Unilever's Fair and Lovely brand has drawn particular scrutiny because of its market dominance, its ads and the parent company's image. Unilever also makes Dove products, whose "Real Beauty" campaign encourages women in the United States and Europe to embrace the way they look. This month, Unilever said it would ban super-skinny models from ads.
The All India Democratic Women's Association has been monitoring advertisements since the 1990s and gets particularly angry with ads that convey the message "if she is not fair in color, she won't get married or won't get promoted," said Manjeet Rathee, a spokeswoman for the association's media group. The current crop of television ads for fairness creams are "not as demeaning" as ones in the past, she said.
In a twist that makes it difficult for critics to accuse Unilever of stoking just women's insecurities, the company has begun to advertise a Fair and Lovely product for men.

Anna | 25-10-2007 | Dus snel de arme mannen ook

Fair and lovely ad - India

http://www.youtube.com/watch?v=nWls3U7ZZ1E

julian K | 25-10-2007 | multilokale multinational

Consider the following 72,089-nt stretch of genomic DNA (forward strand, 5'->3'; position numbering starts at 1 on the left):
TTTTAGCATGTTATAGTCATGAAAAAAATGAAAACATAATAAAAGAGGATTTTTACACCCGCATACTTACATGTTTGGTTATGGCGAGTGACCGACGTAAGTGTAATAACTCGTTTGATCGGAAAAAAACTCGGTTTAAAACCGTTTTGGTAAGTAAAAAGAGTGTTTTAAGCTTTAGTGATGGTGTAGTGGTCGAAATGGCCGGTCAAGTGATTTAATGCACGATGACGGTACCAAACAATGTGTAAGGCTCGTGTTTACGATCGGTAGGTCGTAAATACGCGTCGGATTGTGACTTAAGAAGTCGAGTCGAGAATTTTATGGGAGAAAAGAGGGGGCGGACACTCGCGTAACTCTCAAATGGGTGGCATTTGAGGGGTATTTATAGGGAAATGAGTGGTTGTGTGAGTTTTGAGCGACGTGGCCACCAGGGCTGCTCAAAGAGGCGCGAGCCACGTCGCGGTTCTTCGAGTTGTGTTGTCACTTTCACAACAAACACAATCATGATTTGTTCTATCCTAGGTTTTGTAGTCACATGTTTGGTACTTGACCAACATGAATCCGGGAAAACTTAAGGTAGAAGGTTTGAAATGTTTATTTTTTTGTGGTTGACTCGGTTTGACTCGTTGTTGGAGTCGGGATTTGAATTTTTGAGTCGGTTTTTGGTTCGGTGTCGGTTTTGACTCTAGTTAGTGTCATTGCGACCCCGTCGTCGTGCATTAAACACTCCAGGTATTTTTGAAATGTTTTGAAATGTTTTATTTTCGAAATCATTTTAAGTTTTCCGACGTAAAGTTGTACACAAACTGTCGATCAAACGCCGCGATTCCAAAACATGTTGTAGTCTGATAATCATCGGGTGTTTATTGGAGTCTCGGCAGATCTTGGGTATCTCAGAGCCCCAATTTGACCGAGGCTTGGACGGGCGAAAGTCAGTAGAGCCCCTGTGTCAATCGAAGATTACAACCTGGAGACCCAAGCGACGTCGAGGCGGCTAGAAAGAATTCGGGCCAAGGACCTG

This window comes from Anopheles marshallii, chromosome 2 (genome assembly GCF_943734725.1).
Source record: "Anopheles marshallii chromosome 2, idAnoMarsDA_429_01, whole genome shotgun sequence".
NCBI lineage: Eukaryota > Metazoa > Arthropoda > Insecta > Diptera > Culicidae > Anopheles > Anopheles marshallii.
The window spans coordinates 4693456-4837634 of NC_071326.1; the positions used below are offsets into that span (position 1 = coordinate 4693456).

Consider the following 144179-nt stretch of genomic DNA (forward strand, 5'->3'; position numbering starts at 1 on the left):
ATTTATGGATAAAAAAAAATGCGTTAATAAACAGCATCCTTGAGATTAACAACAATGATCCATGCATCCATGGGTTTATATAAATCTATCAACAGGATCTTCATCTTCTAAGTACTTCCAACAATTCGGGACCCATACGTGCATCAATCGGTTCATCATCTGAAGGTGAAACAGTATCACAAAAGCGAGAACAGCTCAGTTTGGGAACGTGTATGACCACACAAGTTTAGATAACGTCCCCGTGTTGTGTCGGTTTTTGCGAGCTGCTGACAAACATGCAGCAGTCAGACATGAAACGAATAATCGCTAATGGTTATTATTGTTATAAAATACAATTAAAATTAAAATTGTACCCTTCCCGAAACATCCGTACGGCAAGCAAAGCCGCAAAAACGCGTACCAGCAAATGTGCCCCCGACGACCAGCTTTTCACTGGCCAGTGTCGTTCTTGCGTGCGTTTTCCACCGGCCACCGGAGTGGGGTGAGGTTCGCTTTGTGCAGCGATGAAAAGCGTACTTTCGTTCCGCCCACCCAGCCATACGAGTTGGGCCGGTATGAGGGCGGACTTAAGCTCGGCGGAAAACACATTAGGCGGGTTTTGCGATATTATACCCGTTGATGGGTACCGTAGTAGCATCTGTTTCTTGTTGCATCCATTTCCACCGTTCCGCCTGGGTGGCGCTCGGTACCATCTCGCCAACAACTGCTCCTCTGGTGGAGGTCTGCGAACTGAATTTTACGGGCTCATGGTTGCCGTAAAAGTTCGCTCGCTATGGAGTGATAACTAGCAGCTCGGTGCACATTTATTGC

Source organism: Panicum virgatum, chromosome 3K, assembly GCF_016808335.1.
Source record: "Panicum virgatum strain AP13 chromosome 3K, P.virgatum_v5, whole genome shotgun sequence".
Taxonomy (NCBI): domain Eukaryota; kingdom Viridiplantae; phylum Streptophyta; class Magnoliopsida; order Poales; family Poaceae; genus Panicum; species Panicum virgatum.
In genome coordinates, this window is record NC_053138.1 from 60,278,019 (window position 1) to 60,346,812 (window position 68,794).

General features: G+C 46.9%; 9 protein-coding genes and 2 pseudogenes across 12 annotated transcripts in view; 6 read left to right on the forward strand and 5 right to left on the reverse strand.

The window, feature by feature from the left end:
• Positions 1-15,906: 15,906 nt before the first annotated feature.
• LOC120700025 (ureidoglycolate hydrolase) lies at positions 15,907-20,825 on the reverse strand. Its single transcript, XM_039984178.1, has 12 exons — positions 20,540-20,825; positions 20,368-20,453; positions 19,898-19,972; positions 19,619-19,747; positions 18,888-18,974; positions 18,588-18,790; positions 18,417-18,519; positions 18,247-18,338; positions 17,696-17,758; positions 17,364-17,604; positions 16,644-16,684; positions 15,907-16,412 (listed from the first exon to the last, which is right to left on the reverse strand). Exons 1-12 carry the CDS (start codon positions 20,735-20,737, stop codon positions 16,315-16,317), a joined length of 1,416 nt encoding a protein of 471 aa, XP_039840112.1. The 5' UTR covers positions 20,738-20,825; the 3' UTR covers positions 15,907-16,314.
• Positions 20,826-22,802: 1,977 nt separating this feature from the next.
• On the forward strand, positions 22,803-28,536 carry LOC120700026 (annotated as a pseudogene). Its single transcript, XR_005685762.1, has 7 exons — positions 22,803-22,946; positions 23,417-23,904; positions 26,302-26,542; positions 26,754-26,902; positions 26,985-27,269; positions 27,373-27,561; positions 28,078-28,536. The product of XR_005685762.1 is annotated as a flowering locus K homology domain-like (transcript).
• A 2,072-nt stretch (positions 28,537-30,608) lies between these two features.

Het was deze week ook te zien bij Een Vandaag. Met commentaar van Unilever:

"Wat wij in het westen mooi vinden vindt men in het oosten niet mooi, en omgekeerd en ik zou het ook erg betuttelend vinden voor een bedrijf als Unilever als wij één schoonheidsideaal er door proberen te drukken...Unilever - de multilokale multinational- speelt daar heel erg op in, op lokale behoeften met specifieke hoogwaardige producten."

Fair and Lovely: The Power of Beauty

In het kader van Maatschappelijk Verantwoord Ondernemen, hebben ze er net als bij Dove een stichting aan gekoppeld.

Indiase donkere vrouw | 31-10-2007 | blank schoonheidsideaal in India gaat veel te ver

Ik ben zelf Indiaas en te donker om daar mooi gevonden te worden. Ik vind het vreselijk dat moeders (en ik spreek uit ervaring) hun dochters vertellen dat ze lelijk zijn en vooral uit de zon moeten blijven anders worden ze nog bruiner. Ik heb hierdoor een heel lage zelfwaarde die ik voor een groot deel heb overwonnen maar de strijd is niet over. Okee, schoonheidsideaal is tot daaraan toe, maar in India ben je als donkere vrouw meteen een sociale paria die geen man noch goede baan kan krijgen. In het westen vindt men dun mooier dan dik en een beetje bruin mooier dan spierwit, maar dat wil niet zeggen dat een dikke of spierwitte persoon een sociale paria wordt die geen baan of partner kan krijgen. In India is dat wel zo. Sterker nog: ouders moeten een hogere bruidsschat betalen als hun dochter donker (lees lelijk) is.